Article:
In January, I wrote part three of a wine drinker’s walk through tour of the Yukon Liquor Corp. (YLC) store, covering Australia, and wanted to move on to the section next to it – the wines of Argentina.
The purpose of this set of articles has been to share wine information with those folks who might traditionally be beer drinkers, or have just begun to think about buying a bottle of wine to try out. So, on to Argentina!
This South American wine giant has been growing grapes and producing wine since 1557, when the first Spanish explorers arrived.
While the original wines and grapes were of Spanish origin, since the 1860s, native French grape varietals have strongly influenced the style of wines being made n the country, including its signature red. More about that in a little while.
In the 19th century, successive wave of immigrants came to Argentina, first the French, and then Italians. Each brought with them grape varietals and wine making sills from their native countries.
By the beginning of the 20th century, Argentina was the eighth wealthiest country in the world, and much like our own gold rush population in the Yukon, this wealth created a taste and demand for some of the finer thing in life, including good wines.
Sadly, the world wide depression in the 1920s and ’30s, as well as a military dictatorship in the ’60s and ’70s, really hit the wine industry in Argentina in a big way. During this time the wine industry kept in business by making cheap vino de mesa, or table wine, for the domestic market.
It wasn’t until the 1980s that wine exporters saw the opportunity in the weak Argentinean peso to export their wines to the US and Europe, where they could be sold very inexpensively, which gave them a competitive advantage.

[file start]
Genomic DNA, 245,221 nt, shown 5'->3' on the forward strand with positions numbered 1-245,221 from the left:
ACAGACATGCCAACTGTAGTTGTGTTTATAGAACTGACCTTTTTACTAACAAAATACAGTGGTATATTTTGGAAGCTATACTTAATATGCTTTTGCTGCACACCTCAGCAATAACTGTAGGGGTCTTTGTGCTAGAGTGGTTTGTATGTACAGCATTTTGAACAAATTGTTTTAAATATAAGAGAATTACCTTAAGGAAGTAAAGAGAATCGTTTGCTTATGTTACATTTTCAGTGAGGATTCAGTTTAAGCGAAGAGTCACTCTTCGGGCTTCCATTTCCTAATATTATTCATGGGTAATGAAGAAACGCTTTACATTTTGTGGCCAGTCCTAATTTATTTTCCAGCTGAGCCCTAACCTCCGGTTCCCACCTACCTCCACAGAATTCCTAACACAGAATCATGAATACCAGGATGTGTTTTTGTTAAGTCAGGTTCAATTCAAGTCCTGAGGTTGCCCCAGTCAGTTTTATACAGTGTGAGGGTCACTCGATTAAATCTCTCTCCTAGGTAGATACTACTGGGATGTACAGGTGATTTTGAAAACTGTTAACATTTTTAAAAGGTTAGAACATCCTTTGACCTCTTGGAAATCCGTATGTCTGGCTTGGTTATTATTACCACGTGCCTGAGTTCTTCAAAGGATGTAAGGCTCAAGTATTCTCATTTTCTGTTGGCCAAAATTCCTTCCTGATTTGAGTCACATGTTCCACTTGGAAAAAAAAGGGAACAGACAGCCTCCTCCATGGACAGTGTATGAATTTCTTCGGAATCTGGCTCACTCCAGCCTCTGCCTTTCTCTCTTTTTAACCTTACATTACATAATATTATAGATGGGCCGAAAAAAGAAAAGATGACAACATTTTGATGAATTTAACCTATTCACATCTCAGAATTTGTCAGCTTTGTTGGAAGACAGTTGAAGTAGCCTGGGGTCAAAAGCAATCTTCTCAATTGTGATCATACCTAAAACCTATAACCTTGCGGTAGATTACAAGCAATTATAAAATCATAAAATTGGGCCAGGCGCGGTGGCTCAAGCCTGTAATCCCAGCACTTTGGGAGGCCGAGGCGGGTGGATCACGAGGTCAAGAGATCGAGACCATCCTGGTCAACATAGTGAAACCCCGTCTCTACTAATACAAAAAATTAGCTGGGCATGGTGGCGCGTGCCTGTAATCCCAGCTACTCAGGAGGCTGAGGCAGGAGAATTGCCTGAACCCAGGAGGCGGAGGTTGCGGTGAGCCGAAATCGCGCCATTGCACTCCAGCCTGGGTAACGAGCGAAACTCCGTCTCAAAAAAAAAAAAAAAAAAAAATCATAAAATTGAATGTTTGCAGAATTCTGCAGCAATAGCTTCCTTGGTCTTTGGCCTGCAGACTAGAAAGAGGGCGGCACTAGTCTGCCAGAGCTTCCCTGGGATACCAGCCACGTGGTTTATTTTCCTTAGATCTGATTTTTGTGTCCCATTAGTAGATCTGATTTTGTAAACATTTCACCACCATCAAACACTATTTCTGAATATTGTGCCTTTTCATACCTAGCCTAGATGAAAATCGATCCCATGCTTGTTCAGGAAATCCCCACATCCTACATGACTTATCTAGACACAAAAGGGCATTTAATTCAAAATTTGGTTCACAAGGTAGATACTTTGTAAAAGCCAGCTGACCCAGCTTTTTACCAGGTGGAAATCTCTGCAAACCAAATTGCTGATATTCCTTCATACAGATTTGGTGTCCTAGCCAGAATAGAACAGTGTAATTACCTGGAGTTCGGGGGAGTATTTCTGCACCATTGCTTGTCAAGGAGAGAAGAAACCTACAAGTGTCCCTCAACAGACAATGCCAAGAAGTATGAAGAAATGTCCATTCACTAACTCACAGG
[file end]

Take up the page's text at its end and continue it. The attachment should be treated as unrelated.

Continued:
Even as late as 2004, I recall working as a wine merchant in the US, and bringing in and selling cases of Argentinean torrontés white wines, and red malbecs at $2.99 a bottle.
I wish I still had access to wines of that price and (relative) quality! They were actually pretty drinkable.
By the end of the ’90s the Argentinean wine industry had taken a page from the experience of countries such as Australia.
It began to focus on modern technical approaches of viticultural (grape growing) and winemaking techniques such as limiting grape yields from vines (pruning excess grapes to improve and concentrate wine flavour in the fewer remaining grapes), strict temperature control during the fermentation, and the use of new oak barrels.
These modern techniques brought Argentina’s wine industry to its modern heights, and cemented its position as a leading producer (currently the fifth largest wine exporter in the world) of world class wines.
I mentioned the malbec wines earlier. This has emerged as Argentina’s red wine home run. Originally a French grape, it was exported to and planted in the Mendoza Valley, and other regions in the middle of the 19th century.
This grape has virtually died out in its original home of France, but emerged as the flagship wine grape of the Argentinean wine industry.
The YLC has a number of very good examples that are worth a try. At the value-priced end of the spectrum, the Finca Flichman and Norton Lo Tengo malbecs, at $14.15 and $15.40, are very respectable examples from well-known and consistent quality vineyards.
For only five or six dollars more, you can step up to the reserve malbecs, like the BodegasEscorihuela 1884 Reserva Malbec ($18.85), Norton’s Reserva Malbec ($21.25). Or, for something even more different, go all out and try the Xumek Reserva Malbec Syrah blend, for $32.90!
While I wouldn’t spend $33.00 for a wine every day, the fact that you can’t spend much more than that on a malbec shows you the value of these wines.
They’re great food wines and, with their South American heritage, they’ll pair well with steaks and sausage and other grilled meats (maybe game, too… hmm… I’ll have to try that), as well as stand up to spicy Latin-influenced cuisine.
Malbecs are medium to full-bodied red wines, with a fair amount of tannin (that mouth puckering flavour / texture) and hints of earthiness, coupled with ripe fruit flavours like blackberries and plums.
And look for wines from the Mendoza region… one of the largest and oldest quality wine regions in Argentina.
Well, that’s all for this time, but we’ll move on to European treats in an upcoming article.
In the meantime, I hope these articles may cause you to explore some new wines from regions that you may not have tried before.